Everyone knows that recruitment drives aren’t a huge amount of fun.
When someone leaves their role, a decision has to be made as to whether re-recruit or whether to somehow cover the workload in another way. If you want to avoid overloading your current employees and therefore affecting morale in a negative way, recruitment is usually the most sensible decision.
However, should you look to recruit externally or should you think about promoting a current employee and then looking at how to backfill their post?
The truth is that most employees have a plan of some kind when it comes to their career development. They might not be putting that plan into place yet, but they have a general idea of where they want to go. The issue is that opportunities are often rare.
If you want to hold on to highly trained staff, it’s a good idea to support them in their career development and that could mean offering promotions to existing staff, rather than automatically looking to recruit externally.
Of course, there are major benefits to bringing fresh, new talent into an organisation, but in terms of morale, there are huge benefits to looking to promote. It’s a balance you need to strike fairly.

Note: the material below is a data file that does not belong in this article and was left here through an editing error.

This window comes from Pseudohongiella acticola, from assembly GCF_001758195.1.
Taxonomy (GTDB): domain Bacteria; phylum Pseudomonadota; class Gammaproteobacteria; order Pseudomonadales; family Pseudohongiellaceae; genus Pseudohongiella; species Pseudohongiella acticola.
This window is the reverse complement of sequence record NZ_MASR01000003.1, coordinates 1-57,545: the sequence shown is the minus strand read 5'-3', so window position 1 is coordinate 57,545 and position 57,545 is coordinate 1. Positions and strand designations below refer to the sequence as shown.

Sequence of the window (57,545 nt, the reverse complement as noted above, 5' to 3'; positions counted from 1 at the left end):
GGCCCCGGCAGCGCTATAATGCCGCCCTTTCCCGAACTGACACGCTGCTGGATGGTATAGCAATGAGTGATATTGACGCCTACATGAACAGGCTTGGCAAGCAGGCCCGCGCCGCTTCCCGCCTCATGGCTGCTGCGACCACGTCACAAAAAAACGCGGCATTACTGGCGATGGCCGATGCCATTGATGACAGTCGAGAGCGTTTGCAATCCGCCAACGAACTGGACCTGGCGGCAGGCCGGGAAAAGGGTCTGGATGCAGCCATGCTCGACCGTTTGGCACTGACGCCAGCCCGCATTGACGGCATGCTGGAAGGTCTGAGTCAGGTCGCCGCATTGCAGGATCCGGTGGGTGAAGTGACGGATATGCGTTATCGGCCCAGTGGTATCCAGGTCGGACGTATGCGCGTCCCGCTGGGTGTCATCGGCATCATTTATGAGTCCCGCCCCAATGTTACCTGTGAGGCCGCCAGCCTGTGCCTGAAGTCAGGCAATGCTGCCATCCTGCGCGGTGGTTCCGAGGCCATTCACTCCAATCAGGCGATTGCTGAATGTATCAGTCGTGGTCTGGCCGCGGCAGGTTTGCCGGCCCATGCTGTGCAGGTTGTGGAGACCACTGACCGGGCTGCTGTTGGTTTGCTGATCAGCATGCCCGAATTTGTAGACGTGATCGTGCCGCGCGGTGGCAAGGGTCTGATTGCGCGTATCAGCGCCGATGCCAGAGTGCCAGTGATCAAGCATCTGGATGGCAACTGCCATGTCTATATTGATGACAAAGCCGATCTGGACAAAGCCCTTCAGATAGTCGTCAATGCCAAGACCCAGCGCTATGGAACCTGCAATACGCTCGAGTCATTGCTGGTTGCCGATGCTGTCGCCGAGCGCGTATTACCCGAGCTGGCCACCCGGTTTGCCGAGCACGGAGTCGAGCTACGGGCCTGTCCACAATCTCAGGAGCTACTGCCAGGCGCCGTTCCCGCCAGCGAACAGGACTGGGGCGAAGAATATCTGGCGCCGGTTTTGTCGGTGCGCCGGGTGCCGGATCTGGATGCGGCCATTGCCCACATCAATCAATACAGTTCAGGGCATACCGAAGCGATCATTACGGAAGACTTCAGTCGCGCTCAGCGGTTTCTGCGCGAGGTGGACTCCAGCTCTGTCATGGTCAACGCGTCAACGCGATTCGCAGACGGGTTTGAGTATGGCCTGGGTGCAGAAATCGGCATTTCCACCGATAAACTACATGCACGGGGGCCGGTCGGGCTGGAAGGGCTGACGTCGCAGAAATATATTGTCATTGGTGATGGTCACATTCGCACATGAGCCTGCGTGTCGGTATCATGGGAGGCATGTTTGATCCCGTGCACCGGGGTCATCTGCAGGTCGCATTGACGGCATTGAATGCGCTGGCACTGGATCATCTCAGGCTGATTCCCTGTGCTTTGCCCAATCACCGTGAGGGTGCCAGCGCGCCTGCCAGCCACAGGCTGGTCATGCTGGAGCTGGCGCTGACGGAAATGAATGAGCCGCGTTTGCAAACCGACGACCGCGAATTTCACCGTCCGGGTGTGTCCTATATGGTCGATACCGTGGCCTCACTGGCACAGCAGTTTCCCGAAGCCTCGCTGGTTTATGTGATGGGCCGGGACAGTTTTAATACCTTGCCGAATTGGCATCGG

Check out this infographic which outlines what an employee should do to gain a promotion. This is something managers can use as a guideline when thinking about who might be a good candidate for a promotion too.
Source - https://www.coburgbanks.co.uk/blog/candidate-tips/promotion-at-work/
A swinging door of new employees entering and leaving the office is never a good sign. It shows that you’re doing something wrong in terms of retaining staff. That’s something to be on the lookout for! However, promoting your existing staff to higher paid and more demanding roles shows that you’re valuing your employees and that you’re keen to give them a deserved helping hand in their career development.
If you constantly recruit externally for every single role and never give your existing employees a chance, they’re quickly going to assume that you don’t feel they can meet the demands of a more challenging role. That does nothing for morale and could detrimentally affect productivity too. However, when you’re fair with your selection and you give people a chance, you show your employees that you’re on their side and that you want them to succeed.